Curriculum II
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Curriculum II Presentation Transcript

  • 1. What is Meant by the Term “Curriculum”? (part 2) ECS Year 1 The Curriculum: Historical and Philosophical Perspectives
  • 2. Beginning to understand the context of the curriculum
    • The point at which educational theory is caught up and transformed into practical programmes of work for schooling is in the making of curricula. It is in a curriculum that is accumulated knowledge, skills and attitudes about the past and present are combined with predictive assumptions about the future to produce an ordered outline of things to be taught and learnt in schooling. (Connell, W F 1974:134).
  • 3. Conceptualising Curriculum
    • To learn about curriculum is to scrutinize the very mechanics of education. Some issues we will need to look at include the aims and objectives of education, key-players in the education arena, the issue of quality education, and contextualizing education.
  • 4.
    • In order to begin constructing a solid understanding of curriculum, we need to first of all familiarize ourselves with some of the basic terminology and concepts related to Curriculum.
  • 5. Education
    • What is education?
    • What does it mean to be educated?
    • What are some of the broad goals of education?
  • 6.
    • ‘ Education’ itself has been defined in a number of ways. Generally, it is said to be learning that occurs from the womb to the tomb, or life-long learning.
    • To be ‘educated’ or to be ‘an educated person’ is defined differently by people of different cultures. We probably all agree that an educated person has successfully learned something (s) and more importantly, is able to apply what has been learned in specific contexts.
  • 7. 4 FUNDAMENTAL QUESTIONS
    • What are aims and objectives of curriculum?
    • Which learning experiences meet these aims and objectives?
    • How can the extent to which these aims and objectives have been met be evaluated?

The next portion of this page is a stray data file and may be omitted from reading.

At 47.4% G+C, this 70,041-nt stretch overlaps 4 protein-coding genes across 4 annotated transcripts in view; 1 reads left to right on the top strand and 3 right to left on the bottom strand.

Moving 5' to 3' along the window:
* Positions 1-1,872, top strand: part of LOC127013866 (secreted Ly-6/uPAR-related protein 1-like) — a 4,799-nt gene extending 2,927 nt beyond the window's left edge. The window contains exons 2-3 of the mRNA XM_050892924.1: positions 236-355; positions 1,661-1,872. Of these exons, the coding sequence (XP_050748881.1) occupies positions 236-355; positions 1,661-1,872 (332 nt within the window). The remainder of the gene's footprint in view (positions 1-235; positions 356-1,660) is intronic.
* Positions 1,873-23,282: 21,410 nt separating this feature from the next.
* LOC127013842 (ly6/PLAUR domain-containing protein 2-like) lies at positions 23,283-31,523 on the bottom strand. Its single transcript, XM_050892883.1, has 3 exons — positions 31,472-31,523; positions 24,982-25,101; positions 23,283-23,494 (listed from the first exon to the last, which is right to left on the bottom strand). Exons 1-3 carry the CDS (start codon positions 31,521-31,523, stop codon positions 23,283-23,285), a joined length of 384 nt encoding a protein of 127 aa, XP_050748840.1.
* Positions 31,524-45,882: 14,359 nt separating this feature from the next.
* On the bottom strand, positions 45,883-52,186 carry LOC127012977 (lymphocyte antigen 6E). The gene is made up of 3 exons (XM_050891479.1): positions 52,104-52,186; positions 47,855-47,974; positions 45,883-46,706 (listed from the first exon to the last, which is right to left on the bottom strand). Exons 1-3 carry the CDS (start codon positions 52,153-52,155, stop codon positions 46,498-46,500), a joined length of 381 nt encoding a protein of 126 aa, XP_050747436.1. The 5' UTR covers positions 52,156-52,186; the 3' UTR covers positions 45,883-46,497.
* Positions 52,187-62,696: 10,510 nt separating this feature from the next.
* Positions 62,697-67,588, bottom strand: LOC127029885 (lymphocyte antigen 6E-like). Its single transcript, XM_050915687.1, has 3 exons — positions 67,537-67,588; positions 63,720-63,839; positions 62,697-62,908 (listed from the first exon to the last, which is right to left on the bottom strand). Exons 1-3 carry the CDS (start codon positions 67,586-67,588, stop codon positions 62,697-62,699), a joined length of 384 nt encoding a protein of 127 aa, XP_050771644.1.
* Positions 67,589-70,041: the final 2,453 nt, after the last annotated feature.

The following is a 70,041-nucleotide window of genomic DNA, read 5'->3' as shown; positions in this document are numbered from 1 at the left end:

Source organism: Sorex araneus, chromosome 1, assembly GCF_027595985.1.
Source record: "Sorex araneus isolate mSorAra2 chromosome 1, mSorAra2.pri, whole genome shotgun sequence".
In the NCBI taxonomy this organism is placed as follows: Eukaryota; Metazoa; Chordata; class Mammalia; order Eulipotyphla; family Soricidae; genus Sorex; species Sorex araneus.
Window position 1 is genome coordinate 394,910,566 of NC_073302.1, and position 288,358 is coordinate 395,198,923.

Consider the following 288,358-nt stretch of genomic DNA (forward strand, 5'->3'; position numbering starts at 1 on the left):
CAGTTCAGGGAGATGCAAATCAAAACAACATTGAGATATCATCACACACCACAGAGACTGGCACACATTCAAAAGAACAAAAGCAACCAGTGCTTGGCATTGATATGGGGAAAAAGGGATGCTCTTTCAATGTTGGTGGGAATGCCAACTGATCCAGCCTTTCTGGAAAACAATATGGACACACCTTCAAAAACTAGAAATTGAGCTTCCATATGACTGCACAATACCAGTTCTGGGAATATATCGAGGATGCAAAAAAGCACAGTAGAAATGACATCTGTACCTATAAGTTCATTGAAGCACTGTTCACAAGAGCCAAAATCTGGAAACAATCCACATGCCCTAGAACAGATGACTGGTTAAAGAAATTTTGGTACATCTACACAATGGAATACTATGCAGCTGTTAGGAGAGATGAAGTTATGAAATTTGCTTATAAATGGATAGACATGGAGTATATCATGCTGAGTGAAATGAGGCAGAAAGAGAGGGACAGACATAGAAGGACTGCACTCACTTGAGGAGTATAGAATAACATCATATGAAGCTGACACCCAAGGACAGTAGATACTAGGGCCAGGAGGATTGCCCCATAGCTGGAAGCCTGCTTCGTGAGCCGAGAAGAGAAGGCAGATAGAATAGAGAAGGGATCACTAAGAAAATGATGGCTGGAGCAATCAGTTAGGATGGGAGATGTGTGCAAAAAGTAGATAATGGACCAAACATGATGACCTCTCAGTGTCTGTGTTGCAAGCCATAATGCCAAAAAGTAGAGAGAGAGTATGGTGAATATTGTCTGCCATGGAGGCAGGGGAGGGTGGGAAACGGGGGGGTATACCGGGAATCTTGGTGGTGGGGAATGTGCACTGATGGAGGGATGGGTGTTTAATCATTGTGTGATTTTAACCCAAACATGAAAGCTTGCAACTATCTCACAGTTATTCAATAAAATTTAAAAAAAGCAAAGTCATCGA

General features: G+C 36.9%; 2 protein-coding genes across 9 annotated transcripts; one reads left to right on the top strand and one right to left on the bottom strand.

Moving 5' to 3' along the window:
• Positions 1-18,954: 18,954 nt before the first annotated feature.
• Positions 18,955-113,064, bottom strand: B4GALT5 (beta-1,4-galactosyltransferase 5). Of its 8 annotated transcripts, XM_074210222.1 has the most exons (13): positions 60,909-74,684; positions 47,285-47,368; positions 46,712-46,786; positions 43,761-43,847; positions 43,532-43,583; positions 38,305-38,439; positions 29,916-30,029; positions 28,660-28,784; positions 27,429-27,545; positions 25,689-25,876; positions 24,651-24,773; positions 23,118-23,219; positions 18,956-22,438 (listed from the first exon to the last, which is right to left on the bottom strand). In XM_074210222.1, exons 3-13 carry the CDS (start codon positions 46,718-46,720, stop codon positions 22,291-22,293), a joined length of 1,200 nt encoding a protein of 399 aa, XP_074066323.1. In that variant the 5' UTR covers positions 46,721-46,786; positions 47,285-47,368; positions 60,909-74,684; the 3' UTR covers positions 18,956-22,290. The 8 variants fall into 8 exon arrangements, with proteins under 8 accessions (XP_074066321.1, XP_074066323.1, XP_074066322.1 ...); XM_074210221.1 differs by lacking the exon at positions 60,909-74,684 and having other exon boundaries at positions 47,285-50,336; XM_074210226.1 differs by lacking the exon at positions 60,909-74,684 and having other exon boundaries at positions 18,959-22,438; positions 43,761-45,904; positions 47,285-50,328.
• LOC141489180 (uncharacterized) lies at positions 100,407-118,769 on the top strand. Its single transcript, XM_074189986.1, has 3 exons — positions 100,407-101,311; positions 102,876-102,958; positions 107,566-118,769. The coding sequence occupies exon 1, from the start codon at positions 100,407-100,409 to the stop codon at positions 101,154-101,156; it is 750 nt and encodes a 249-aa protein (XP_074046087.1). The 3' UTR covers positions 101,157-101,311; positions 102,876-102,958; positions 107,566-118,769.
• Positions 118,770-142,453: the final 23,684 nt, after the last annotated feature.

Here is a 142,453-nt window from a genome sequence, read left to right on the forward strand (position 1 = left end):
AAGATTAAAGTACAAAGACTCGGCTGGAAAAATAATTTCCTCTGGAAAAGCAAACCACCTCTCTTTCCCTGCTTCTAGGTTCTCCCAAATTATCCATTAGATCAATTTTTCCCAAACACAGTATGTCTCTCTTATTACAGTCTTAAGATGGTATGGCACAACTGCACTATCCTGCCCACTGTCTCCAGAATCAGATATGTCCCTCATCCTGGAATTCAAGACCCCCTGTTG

• How can these learning experiences be organised?
    • (Adapted from Tyler 1949)
  • 8. Curriculum Models
    • PRODUCT MODEL
      • Also known as behavioural objectives model
      • Some key theorists: Tyler (1949), Bloom (1965)
      • Model interested in product of curriculum
  • 9. ADVANTAGES OF PRODUCT MODEL
    • Avoidance of vague general statements of intent
    • Makes assessment more precise
    • Helps to select and structure content
    • Makes teachers aware of different types and levels of learning involved in particular subjects
    • Guidance for teachers and learners about skills to be mastered
  • 10. CRITICISMS OF PRODUCT MODEL
    • At lower levels, behavioural objectives may be trite and unnecessary
    • Difficult to write satisfactory behavioural objectives for higher levels of learning
    • Specific behaviours not appropriate for affective domain
    • Discourages creativity for learner and teacher
    • Enshrines psychology and philosophy of behaviourism
    • Curriculum too subject and exam bound
  • 11. PROCESS MODEL
    • Focuses on
    • teacher activities and teacher’s role
    • Student and learner activities (perhaps most important feature)
    • Conditions in which learning takes place
    • Key thinker Stenhouse (1975)
  • 12. ADVANTAGES OF PROCESS MODEL
    • Emphasis on active roles of teachers and learners
    • Emphasis on learning skills
    • Emphasis on certain activities as important in themselves and for “life”
  • 13. DISADVANTAGES OF PROCESS MODEL
    • Neglect of considerations of appropriate content
    • Difficulty in applying approach in some areas
    • (Process and Product model from Neary, M. (2002) Chapter 3)
  • 14. Academic Classical Humanist Model
    • Autonomy means learning seen as individual process
    • Real element of autonomy is academic freedom achieved when one achieves expertise and masters discipline
    • Process naturally disenfranchises those without expertise
    • Elite decide what elements of knowledge constitute cultural capital and operate processes that admit or qualify those aspiring to join elite
  • 15. Academic contd.
    • Assessment: norm referenced, graded, externally imposed
    • Teacher: decides on and gives access to knowledge which counts; ensures standards; transmits approved knowledge
  • 16. Utilitarian Technocratic Vocational Model